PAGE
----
Siberian cranes are critically endangered. Whooping cranes and red-crowned cranes are endangered. Sandhill cranes are making a comeback, but many are relocating to Pennsylvania.
Florida cranes nonchalantly wander neighborhoods and golf courses, while Demoiselles are dying out in Turkey — but number in the hundreds of thousands elsewhere.
From Germany to Japan, India to Uganda, and Florida to Bhutan, cranes and their traditional, threatened habitats are making news.
Ambassadors for Peace
Fifteen species of cranes range freely over five continents and migrate across deserts, mountains, frozen tundra, and the borders of hundreds of nations. The International Crane Foundation (ICF) says cranes “are ambassadors for peace among diverse peoples, who unite in efforts to save the elegant birds, and for the preservation of their fragile wetland and grassland homes and migratory staging grounds.”
“Because of development and habitat loss, many species that once thrived in much broader ranges are now restricted to fragments of protected land in parks, sanctuaries, even demilitarized zones between hostile nations.”
Often mistaken for blue herons or egrets and other waterfowl, cranes range in size from about 3 to 5 feet in height, weighing between 5 and 22 pounds, with wing spans reaching up to 7 feet.
These stately birds have been valued since ancient times with various symbology assigned to them by different cultures ranging from the Hopi and Ojibwa tribes of America, to China and Japan, to the Egyptians, Celts, Greeks and aboriginal Australians. Cave paintings and many different modern art media feature cranes. And today, conservationists study and count them even as hunters and poachers capture or kill.
The Mysterious Sandhills (Grus Canadensis)
According to Joe Kosack, Wildlife Conservation Education Specialist with the Pennsylvania Game Commission, a majority of the sandhill crane’s global population historically has nested throughout Canada. East of the Mississippi River, they predominantly inhabited the Great Lakes in substantial numbers through the 1800s. But they encountered hard times when increased unregulated hunting pressure and habitat loss limited their productivity. By the start of World War II, it was believed there were only several thousand remaining in North America.
Since then, heightened management attention and the bird’s increasing and advantageous use of agricultural areas have helped the sandhill regain its standing in the United States. Today, it is the most abundant crane species in the world, and is expanding its range into Pennsylvania and other states.
“The Great Lakes population went through a historic bottleneck in the 1930s,” says Matt Hayes, an ICF sandhill crane researcher. Hayes explained. “We don’t know what their previous numbers were, but we do know they were reduced to about 300, including 25 to 30 breeding pairs in and around Wisconsin, Minnesota and Michigan.”
But why have the sandhills pushed their bird’s nesting frontier to Pennsylvania and not also Virginia or Maryland, Kosack asks.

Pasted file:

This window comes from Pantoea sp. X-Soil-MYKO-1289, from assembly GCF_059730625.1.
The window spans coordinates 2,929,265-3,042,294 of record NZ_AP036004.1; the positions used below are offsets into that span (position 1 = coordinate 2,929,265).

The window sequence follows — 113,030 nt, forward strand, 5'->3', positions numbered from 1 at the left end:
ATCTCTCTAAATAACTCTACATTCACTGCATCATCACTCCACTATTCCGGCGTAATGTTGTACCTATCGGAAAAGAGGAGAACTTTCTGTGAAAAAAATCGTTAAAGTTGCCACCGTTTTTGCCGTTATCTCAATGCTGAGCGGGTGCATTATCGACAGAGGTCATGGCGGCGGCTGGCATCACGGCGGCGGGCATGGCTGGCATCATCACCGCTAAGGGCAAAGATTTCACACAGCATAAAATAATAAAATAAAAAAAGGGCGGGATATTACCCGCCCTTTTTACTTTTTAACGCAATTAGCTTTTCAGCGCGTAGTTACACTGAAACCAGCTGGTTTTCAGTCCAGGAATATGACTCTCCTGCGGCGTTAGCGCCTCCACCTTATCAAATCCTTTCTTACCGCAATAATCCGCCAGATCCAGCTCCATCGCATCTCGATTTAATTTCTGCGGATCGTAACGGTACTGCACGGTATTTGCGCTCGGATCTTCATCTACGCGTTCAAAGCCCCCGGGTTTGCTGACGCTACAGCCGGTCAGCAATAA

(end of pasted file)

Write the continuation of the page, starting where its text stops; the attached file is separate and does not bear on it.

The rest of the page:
“Is it latitude? Climate? Habitat? Surely, they have areas that resemble Pennsylvania’s countryside mix of wetlands, farmlands and fallow fields south of the Mason-Dixon Line.”
While the answers aren’t rapidly forthcoming, research continues among the birds and their hard to find nests. Meanwhile, sandhill cranes number at around 650,000 globally.
The Whooping Cranes (Grus Americana)
Standing 5 feet tall, these are the tallest bird in North America. Fossilized remains dating back millions of years indicate these birds have been around a very long time.
Whooping cranes may live up 25 years in the wild and up to 40 years in captivity. In the 1940s, their numbers dwindled to 21 birds in the US, but there are now 384 whooping cranes in North America – approximately 174 in the only migratory flock, which breeds in Canada and winters in Texas; 86 non-migratory birds in central Florida; 120 in captivity, and two in the Rocky Mountains.
The United States Geological Survey (USGS) states: Whooping cranes have been hunted, both for their meat and for their feathers. The long beautiful feathers of whooping cranes were fashionable adornments to hats and other clothing. Humans also have robbed crane nests of their eggs because collectors pay high prices for rare eggs.
The Federal Endangered Species and Migratory Bird Treaty Acts and state wildlife laws now protect these great birds, as they are on the verge of extinction.
Many species of cranes live in wetland habitats. The loss of these habitats has created numerous problems in different parts of the world. Wetlands have been drained for agriculture. Oil and gas development and the construction of intercoastal waterways for barge traffic are additional threats.
Other habitat threats stem from tourism, recreation, harassment by people, agricultural fires, poisoning from pesticide-treated grain, and the building of dams.
Public education is vital to preserving the homes and nesting grounds of cranes. As the USGS posts: “Our natural heritage of biological diversity – all of the species of plants and animals – is a precious resource. Our future quality of life depends on how we take care of our natural inheritance.”
Please be mindful when traversing wetland areas so as never to disturb the nests of cranes. And report anyone participating in illegal activities to reduce their numbers.